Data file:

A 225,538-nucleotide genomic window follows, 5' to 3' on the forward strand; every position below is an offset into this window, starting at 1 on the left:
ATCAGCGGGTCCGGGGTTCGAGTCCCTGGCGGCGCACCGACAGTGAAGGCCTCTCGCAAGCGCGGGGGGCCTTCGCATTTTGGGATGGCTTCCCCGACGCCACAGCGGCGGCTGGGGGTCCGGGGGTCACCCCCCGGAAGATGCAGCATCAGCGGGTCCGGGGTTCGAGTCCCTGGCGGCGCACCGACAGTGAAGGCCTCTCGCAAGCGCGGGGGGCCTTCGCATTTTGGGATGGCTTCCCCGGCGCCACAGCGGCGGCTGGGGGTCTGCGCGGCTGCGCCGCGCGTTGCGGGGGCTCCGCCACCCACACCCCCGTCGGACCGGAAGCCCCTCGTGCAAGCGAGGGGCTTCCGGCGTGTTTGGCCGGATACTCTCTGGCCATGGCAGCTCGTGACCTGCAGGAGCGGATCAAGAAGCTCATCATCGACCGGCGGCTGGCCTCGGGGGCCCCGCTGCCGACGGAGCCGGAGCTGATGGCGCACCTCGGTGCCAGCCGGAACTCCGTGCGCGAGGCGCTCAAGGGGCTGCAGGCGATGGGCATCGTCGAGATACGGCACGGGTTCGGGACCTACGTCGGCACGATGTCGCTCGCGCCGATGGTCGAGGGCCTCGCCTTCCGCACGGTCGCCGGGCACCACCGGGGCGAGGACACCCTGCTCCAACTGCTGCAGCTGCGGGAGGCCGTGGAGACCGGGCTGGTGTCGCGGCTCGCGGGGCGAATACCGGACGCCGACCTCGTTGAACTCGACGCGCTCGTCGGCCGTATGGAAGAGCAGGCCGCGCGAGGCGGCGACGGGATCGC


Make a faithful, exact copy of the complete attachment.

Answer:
A 225,538-nucleotide genomic window follows, 5' to 3' on the forward strand; every position below is an offset into this window, starting at 1 on the left:
ATCAGCGGGTCCGGGGTTCGAGTCCCTGGCGGCGCACCGACAGTGAAGGCCTCTCGCAAGCGCGGGGGGCCTTCGCATTTTGGGATGGCTTCCCCGACGCCACAGCGGCGGCTGGGGGTCCGGGGGTCACCCCCCGGAAGATGCAGCATCAGCGGGTCCGGGGTTCGAGTCCCTGGCGGCGCACCGACAGTGAAGGCCTCTCGCAAGCGCGGGGGGCCTTCGCATTTTGGGATGGCTTCCCCGGCGCCACAGCGGCGGCTGGGGGTCTGCGCGGCTGCGCCGCGCGTTGCGGGGGCTCCGCCACCCACACCCCCGTCGGACCGGAAGCCCCTCGTGCAAGCGAGGGGCTTCCGGCGTGTTTGGCCGGATACTCTCTGGCCATGGCAGCTCGTGACCTGCAGGAGCGGATCAAGAAGCTCATCATCGACCGGCGGCTGGCCTCGGGGGCCCCGCTGCCGACGGAGCCGGAGCTGATGGCGCACCTCGGTGCCAGCCGGAACTCCGTGCGCGAGGCGCTCAAGGGGCTGCAGGCGATGGGCATCGTCGAGATACGGCACGGGTTCGGGACCTACGTCGGCACGATGTCGCTCGCGCCGATGGTCGAGGGCCTCGCCTTCCGCACGGTCGCCGGGCACCACCGGGGCGAGGACACCCTGCTCCAACTGCTGCAGCTGCGGGAGGCCGTGGAGACCGGGCTGGTGTCGCGGCTCGCGGGGCGAATACCGGACGCCGACCTCGTTGAACTCGACGCGCTCGTCGGCCGTATGGAAGAGCAGGCCGCGCGAGGCGGCGACGGGATCGC